ROM Showcases the World’s Best Nature Images with Wildlife Photographer of the Year 59

Opening November 25, this global photography competition invites visitors to experience the magic and perils of nature in vivid detail. 

Horseshoe Crab. Adult Grand Title Winner  The ancient mariner, © Laurent Ballesta

TORONTO, October 11, 2023 – On November 25, the world-renowned Wildlife Photographer of the Year (WPY) exhibition—celebrating artistic composition, technical excellence and breathtaking views of the natural world—makes its North American debut at ROM (Royal Ontario Museum). The exhibition will feature winners of the prestigious Grand Title Award, The ancient mariner by Laurent Ballesta and Young Grand Title Award, Owls’ road house by Carmel Bechler, which were announced on October 10 during the gala awards event at the Natural History Museum, London.

In addition to the two Grand Title awardees, WPY will also feature the winning category images alongside 100 stunning images from an international list of artists, including two Canadian photographers from British Columbia, Garth Lenz and Mark Williams.  Every photograph in the exhibition is beautifully presented in backlit illuminated frames, providing an enhanced visual experience.

The competition received an astounding 49,957 entries from photographers of all ages and experience levels from 95 countries around the globe. Judged over two rounds by a jury of international experts, the photographers selected for exhibition receive the highest level of recognition for wildlife photography. In addition to the Grand Title winners, there are winners in 19 categories such as Animal in their Environment, Urban Wildlife, Behaviour: Mammals, Under Water, Plants and Fungi, Rising Star, and more, including the hard-hitting photojournalism categories.

Humanity's biggest hole, © Garth Lenz Humanity's biggest hole, © Garth Lenz
Belugas among sea ice, © Mark Williams Belugas among sea ice, © Mark Williams
The survivor, © Mark Williams The survivor, © Mark Williams

Garth Lenz’s photo, Humanity’s biggest hole, Highly Commended in the Photojournalism category, depicts the Bingham Canyon Mine in Utah, the largest open excavation on Earth. The image of this active mine, undergoing a multi-billion-dollar clean-up operation, contrasts the gutted mountainside with the pristine beauty of the opposite peaks.

Mark Williams has two photos in the exhibition. His photo, Belugas among sea ice, Highly Commended in the category Animals in their Environment, was taken in the Northwest Passage, Somerset Island, Nunavut, and observes from above the moment five beluga whales surface among the sea ice. There, in the warm shallow waters of sheltered inlets and estuaries—away from predatory orcas—they give birth and nurse their young. In his other photo, The survivor, Highly Commended in the Animal Portraits category, Williams spots an Arctic fox in the distance, moving across the Arctic tundra near Cunningham Inlet on Somerset Island, Nunavut.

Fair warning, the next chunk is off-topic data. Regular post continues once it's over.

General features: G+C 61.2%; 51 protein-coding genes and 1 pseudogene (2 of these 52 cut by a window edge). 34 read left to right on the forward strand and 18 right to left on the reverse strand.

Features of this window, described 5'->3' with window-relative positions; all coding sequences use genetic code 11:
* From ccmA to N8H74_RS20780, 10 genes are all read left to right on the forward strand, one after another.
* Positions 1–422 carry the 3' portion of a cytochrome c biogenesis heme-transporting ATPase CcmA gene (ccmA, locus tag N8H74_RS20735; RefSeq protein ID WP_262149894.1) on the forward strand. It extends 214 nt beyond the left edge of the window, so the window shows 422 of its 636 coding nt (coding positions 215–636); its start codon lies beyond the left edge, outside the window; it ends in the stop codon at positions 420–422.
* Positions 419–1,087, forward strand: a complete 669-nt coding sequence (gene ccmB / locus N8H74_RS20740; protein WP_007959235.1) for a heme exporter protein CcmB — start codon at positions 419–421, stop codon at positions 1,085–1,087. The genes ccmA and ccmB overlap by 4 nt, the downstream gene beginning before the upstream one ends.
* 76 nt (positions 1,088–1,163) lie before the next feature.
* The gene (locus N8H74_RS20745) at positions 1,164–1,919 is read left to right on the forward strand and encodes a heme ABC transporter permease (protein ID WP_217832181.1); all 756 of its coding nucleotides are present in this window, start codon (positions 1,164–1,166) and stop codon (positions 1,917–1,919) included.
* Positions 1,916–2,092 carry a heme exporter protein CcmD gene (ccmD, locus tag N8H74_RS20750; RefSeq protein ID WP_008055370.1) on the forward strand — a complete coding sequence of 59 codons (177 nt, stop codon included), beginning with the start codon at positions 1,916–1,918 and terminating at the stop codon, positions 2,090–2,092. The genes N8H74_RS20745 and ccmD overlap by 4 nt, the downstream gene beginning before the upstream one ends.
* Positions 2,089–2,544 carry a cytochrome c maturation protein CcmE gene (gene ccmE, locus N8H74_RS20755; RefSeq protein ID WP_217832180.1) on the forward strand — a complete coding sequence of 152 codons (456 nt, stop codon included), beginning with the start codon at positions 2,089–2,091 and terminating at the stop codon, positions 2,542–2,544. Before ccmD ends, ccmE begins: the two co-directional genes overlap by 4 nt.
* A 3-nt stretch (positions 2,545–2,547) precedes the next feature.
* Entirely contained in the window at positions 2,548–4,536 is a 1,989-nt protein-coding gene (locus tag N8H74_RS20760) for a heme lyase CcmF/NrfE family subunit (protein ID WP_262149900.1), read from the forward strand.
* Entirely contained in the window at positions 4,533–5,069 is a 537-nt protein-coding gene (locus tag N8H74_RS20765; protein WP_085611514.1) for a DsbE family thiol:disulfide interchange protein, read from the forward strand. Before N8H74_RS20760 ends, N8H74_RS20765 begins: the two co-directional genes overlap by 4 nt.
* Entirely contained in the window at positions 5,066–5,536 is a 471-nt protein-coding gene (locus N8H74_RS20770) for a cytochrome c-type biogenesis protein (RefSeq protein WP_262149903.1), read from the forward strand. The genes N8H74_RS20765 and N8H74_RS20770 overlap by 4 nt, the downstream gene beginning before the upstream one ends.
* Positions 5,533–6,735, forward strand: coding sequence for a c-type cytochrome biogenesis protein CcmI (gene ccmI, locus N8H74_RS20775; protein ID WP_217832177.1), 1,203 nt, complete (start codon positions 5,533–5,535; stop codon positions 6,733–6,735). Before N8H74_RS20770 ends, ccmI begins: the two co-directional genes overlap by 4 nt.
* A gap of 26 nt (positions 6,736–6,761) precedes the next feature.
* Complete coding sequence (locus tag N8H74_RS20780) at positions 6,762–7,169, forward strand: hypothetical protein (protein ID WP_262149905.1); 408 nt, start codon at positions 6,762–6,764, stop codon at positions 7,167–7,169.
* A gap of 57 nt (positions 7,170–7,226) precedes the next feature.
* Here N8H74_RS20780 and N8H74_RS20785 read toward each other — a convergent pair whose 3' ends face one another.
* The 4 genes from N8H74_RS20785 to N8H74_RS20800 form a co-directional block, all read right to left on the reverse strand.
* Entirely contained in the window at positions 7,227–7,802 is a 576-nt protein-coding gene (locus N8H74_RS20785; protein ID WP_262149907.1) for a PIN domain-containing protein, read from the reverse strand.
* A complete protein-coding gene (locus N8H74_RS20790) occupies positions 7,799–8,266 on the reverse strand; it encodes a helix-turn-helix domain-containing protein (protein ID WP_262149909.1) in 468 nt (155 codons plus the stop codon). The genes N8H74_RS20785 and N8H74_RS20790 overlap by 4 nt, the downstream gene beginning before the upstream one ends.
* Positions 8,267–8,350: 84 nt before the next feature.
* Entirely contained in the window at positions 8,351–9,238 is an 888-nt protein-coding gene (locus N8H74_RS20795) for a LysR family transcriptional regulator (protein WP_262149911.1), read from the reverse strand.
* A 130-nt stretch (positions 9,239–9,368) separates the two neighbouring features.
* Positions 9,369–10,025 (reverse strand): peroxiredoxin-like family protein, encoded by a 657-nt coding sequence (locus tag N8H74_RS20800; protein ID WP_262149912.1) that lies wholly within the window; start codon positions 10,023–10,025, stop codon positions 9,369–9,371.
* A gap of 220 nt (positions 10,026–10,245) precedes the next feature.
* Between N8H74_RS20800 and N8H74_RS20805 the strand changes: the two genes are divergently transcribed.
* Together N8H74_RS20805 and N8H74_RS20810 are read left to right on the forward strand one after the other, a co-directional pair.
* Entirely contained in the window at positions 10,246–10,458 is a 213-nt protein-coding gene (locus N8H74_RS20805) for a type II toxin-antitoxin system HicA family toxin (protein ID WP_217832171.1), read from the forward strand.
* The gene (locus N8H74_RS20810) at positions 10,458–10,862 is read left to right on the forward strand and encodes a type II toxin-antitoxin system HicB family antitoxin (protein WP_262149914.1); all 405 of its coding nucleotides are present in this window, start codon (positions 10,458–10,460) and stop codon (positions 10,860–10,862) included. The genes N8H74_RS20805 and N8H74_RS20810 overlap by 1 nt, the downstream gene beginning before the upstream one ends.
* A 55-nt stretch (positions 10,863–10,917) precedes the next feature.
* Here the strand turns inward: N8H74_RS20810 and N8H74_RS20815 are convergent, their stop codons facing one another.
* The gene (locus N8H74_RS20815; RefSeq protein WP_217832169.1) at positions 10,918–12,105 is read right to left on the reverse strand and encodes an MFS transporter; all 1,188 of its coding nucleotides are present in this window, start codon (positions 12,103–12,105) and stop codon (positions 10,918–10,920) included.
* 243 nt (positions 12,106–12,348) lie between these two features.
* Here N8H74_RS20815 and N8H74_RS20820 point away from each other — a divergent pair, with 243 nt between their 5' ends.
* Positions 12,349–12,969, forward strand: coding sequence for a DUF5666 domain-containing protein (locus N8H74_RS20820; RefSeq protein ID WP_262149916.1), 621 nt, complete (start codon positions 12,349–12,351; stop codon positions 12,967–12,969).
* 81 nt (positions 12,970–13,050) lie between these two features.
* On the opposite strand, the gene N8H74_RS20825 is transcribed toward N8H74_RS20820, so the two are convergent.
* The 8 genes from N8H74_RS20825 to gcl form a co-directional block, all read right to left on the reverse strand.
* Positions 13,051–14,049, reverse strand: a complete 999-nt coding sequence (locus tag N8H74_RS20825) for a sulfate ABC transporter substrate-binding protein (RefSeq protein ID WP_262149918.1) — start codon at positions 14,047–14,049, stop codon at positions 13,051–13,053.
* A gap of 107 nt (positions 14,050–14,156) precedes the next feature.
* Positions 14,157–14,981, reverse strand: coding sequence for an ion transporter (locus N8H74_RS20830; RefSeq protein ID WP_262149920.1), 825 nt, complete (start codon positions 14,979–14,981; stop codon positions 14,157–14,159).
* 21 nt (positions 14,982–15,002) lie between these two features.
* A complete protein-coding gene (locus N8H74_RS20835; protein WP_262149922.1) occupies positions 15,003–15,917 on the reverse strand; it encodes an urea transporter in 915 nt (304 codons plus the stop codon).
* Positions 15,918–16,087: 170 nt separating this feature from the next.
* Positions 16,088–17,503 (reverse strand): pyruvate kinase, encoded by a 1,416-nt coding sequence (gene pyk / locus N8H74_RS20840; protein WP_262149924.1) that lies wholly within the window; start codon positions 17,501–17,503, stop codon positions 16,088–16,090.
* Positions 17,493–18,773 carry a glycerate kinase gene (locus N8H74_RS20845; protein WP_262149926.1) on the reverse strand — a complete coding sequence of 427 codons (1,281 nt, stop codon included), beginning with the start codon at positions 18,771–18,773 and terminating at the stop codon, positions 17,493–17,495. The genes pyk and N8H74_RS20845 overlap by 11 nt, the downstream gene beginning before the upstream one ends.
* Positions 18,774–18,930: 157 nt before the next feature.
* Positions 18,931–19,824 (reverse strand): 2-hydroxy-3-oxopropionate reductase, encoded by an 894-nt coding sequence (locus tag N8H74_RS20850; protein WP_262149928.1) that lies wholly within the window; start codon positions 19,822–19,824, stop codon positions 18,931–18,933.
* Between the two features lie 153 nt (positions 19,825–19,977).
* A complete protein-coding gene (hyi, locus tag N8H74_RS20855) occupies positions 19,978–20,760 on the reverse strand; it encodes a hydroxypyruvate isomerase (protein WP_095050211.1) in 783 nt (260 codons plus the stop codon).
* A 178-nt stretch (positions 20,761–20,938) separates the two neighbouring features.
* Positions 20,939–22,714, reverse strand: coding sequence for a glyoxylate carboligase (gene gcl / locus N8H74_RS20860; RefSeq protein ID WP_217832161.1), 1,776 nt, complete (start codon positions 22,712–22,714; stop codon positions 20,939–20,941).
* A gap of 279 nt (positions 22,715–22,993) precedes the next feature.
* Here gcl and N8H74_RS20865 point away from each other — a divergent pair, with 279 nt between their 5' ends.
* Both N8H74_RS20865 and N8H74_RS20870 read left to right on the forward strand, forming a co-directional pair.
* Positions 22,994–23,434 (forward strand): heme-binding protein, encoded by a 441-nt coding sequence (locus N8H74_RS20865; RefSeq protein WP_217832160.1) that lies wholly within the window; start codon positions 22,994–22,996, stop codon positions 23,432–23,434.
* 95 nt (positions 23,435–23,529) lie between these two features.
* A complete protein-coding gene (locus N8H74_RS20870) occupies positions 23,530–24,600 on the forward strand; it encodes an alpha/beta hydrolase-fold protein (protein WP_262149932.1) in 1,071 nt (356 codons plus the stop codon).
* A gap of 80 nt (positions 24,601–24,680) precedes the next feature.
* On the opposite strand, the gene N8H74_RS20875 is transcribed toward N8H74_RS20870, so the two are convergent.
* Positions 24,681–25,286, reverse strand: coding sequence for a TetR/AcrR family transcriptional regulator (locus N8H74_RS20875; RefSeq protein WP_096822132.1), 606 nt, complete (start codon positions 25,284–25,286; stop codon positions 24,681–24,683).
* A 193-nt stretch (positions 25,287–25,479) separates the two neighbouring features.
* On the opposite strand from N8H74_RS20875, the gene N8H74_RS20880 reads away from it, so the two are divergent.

“Many of this year's photographs emphasize the perils being faced by wildlife around the world due to global changes,” says Dr. Soren Brothers, Allan and Helaine Shiff Curator of Climate Change and ROM curator for the exhibition. “The skill and dedication behind each of these photographs makes them all the more impactful and inspiring, but they also serve as a reminder for each of us to slow down and observe—and care for—the many plants, animals, and fungi around us, whose lives are intertwined with our own.”

While not an official exhibition theme, several of the included photographs speak to the photographers’ acute awareness and insight about climate change, biodiversity loss, and human impacts on biodiversity and ecosystems. In recognition of this shared concern amongst the participating artists, the NHM’s Wildlife Photographer of the Year website highlights select photos that feature ‘how you can help’ content for viewers who appreciate the photos but also want to learn and do more to protect nature. Offered suggestions directly related to the presented photographs range from planting native trees, keeping pets from harming wildlife, joining online communities of citizen scientists or making purchases that keep the environment in mind.

This acclaimed show returns to ROM from the Natural History Museum, where the annual international competition is now in its 59th year. A ROM visitor favourite, this is the eleventh year in a row ROM has exhibited images from this prestigious global photography contest. The exhibition will be on display until May 26, 2024.

ROM Photo Contest
Ontario photographers with a keen observation of the natural environment are invited to participate in the ROM Wildlife Photographer of the Year contest. Open to both amateur and professional, adult and youth, those inspired by nature can share their own captivating images for a chance to win prizes from Henry’s and the honour of displaying the winning work at ROM. See the exhibition webpage for full contest details.

Members see it first and see it free. Members will have the first opportunity to experience Wildlife Photographer of the Year on Friday, November 24 and Saturday, November 25, 2023. Tickets to WPY are free for ROM Members. Visit for more information about ROM membership.

Exhibition Credit
Wildlife Photographer of the Year is developed and produced by the Natural History Museum, London.